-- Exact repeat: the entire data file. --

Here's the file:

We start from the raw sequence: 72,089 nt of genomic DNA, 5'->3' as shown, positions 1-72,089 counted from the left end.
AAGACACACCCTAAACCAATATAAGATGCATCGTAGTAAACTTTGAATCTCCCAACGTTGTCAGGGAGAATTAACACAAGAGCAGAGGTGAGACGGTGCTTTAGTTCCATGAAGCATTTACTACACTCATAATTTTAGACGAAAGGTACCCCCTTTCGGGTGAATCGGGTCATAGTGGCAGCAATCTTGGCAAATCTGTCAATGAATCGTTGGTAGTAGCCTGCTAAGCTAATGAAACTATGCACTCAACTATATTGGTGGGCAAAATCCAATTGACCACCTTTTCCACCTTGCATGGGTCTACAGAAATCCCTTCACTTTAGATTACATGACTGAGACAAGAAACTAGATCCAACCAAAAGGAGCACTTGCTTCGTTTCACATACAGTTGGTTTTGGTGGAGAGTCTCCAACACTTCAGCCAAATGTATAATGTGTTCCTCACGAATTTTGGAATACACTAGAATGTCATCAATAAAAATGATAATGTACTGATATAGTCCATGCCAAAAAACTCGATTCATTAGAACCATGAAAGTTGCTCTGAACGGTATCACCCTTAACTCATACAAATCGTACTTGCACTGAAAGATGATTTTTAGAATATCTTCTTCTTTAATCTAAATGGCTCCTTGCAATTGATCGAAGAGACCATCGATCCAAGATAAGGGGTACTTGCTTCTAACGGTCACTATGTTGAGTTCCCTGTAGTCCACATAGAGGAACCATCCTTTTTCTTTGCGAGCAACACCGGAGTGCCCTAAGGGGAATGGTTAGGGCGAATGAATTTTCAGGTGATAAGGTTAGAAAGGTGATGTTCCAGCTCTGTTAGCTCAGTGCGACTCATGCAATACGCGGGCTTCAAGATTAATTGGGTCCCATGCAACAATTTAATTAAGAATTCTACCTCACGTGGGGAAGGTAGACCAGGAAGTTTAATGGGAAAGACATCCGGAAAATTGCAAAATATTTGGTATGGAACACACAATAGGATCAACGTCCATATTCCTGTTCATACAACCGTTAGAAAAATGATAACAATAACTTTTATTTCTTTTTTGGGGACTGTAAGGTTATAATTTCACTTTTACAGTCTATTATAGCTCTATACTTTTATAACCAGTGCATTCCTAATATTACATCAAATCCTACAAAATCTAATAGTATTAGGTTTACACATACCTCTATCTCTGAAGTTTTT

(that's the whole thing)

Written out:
We start from the raw sequence: 72,089 nt of genomic DNA, 5'->3' as shown, positions 1-72,089 counted from the left end.
AAGACACACCCTAAACCAATATAAGATGCATCGTAGTAAACTTTGAATCTCCCAACGTTGTCAGGGAGAATTAACACAAGAGCAGAGGTGAGACGGTGCTTTAGTTCCATGAAGCATTTACTACACTCATAATTTTAGACGAAAGGTACCCCCTTTCGGGTGAATCGGGTCATAGTGGCAGCAATCTTGGCAAATCTGTCAATGAATCGTTGGTAGTAGCCTGCTAAGCTAATGAAACTATGCACTCAACTATATTGGTGGGCAAAATCCAATTGACCACCTTTTCCACCTTGCATGGGTCTACAGAAATCCCTTCACTTTAGATTACATGACTGAGACAAGAAACTAGATCCAACCAAAAGGAGCACTTGCTTCGTTTCACATACAGTTGGTTTTGGTGGAGAGTCTCCAACACTTCAGCCAAATGTATAATGTGTTCCTCACGAATTTTGGAATACACTAGAATGTCATCAATAAAAATGATAATGTACTGATATAGTCCATGCCAAAAAACTCGATTCATTAGAACCATGAAAGTTGCTCTGAACGGTATCACCCTTAACTCATACAAATCGTACTTGCACTGAAAGATGATTTTTAGAATATCTTCTTCTTTAATCTAAATGGCTCCTTGCAATTGATCGAAGAGACCATCGATCCAAGATAAGGGGTACTTGCTTCTAACGGTCACTATGTTGAGTTCCCTGTAGTCCACATAGAGGAACCATCCTTTTTCTTTGCGAGCAACACCGGAGTGCCCTAAGGGGAATGGTTAGGGCGAATGAATTTTCAGGTGATAAGGTTAGAAAGGTGATGTTCCAGCTCTGTTAGCTCAGTGCGACTCATGCAATACGCGGGCTTCAAGATTAATTGGGTCCCATGCAACAATTTAATTAAGAATTCTACCTCACGTGGGGAAGGTAGACCAGGAAGTTTAATGGGAAAGACATCCGGAAAATTGCAAAATATTTGGTATGGAACACACAATAGGATCAACGTCCATATTCCTGTTCATACAACCGTTAGAAAAATGATAACAATAACTTTTATTTCTTTTTTGGGGACTGTAAGGTTATAATTTCACTTTTACAGTCTATTATAGCTCTATACTTTTATAACCAGTGCATTCCTAATATTACATCAAATCCTACAAAATCTAATAGTATTAGGTTTACACATACCTCTATCTCTGAAGTTTTT